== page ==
Embedded Systems

Department of Electronics and Telecommunication Engineering

Architecture of Embedded System and Advance Debugging Tools for Troubleshooting of Embedded System

Activity: Guest Lecture

Title: Architecture of Embedded System and Advance Debugging Tools for Troubleshooting of Embedded System

Date: 26th September, 2018.

Number of students participated: 50+

Year: T.E., B.E.

Details:

The lecture started with a basic introduction and a welcome ceremony where a bouquet was handed over to respected Mr. Shirish Joshi. The brief description about him which followed was enough to make the attendees excited about what was going to come next.

The lecture started on a general note, where he explained about what microcontrollers were, What the Embedded Systems Industry expects from engineers, and other related things. He explained how CAN protocol is extremely important for the automobile industry, and how PIC and SAM controllers are the standards in the industry.

He explained JTAG (Joint Tag Address Group) and its applications in debugging. He commented on how EXTC and electronics engineers can easily design a RTOS (Real Time Operating System) while it is very difficult for CS/IT engineers to do the same. He motivated the students to take the advantage of the same and increase their knowledge related to RTOS architecture designing.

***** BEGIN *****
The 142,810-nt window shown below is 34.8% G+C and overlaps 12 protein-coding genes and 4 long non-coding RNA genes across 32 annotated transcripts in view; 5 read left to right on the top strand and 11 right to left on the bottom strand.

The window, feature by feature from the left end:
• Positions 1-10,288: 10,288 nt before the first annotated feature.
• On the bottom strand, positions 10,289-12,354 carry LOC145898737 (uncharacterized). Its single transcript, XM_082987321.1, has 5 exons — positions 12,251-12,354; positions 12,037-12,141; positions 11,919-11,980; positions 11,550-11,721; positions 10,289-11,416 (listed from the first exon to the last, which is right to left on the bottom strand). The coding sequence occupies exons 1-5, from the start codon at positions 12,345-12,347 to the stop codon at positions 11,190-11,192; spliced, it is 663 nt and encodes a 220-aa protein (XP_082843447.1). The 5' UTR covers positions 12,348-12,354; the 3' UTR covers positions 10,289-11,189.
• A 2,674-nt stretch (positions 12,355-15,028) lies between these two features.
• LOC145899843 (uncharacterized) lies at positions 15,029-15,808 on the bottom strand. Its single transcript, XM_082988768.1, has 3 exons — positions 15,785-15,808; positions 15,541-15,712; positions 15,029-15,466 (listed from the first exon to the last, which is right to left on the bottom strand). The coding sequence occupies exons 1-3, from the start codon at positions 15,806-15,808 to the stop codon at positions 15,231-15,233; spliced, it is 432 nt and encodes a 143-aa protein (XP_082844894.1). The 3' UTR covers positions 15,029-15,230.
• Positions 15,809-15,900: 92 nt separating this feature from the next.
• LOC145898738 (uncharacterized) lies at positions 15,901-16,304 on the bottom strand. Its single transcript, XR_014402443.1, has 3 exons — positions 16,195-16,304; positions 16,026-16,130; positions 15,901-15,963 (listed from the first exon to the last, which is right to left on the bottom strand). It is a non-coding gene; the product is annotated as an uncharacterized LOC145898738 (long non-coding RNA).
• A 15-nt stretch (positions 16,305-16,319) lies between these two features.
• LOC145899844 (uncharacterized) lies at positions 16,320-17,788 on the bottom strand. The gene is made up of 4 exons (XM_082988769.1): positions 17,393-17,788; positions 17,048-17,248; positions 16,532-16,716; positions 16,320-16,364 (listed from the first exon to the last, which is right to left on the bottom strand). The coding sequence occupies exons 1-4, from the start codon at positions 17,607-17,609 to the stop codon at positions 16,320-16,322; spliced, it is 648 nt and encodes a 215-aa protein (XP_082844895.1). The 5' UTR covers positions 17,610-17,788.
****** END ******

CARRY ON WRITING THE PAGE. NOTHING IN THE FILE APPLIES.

He then moved to communication protocols where he explained the serial, I2C and SPI protocols briefly and how the I2C protocol designed by “Phillips” brought the best of SPI and Serial together and reduced the no. of lines required for communication to “2”.

Furthermore, he proceeded to explain how the operating voltage affects the speed of operation of the controller. He then explained where and what his work was, and about the SPIL company which he was a part of. He explained the Timing form and how it is different from a Timing Analysis – The former uses an external clock while the latter uses the internal clock of the LGA. He then showed us these diagrams using the LGA for read and write operations and then ended the lecture on a positive note.

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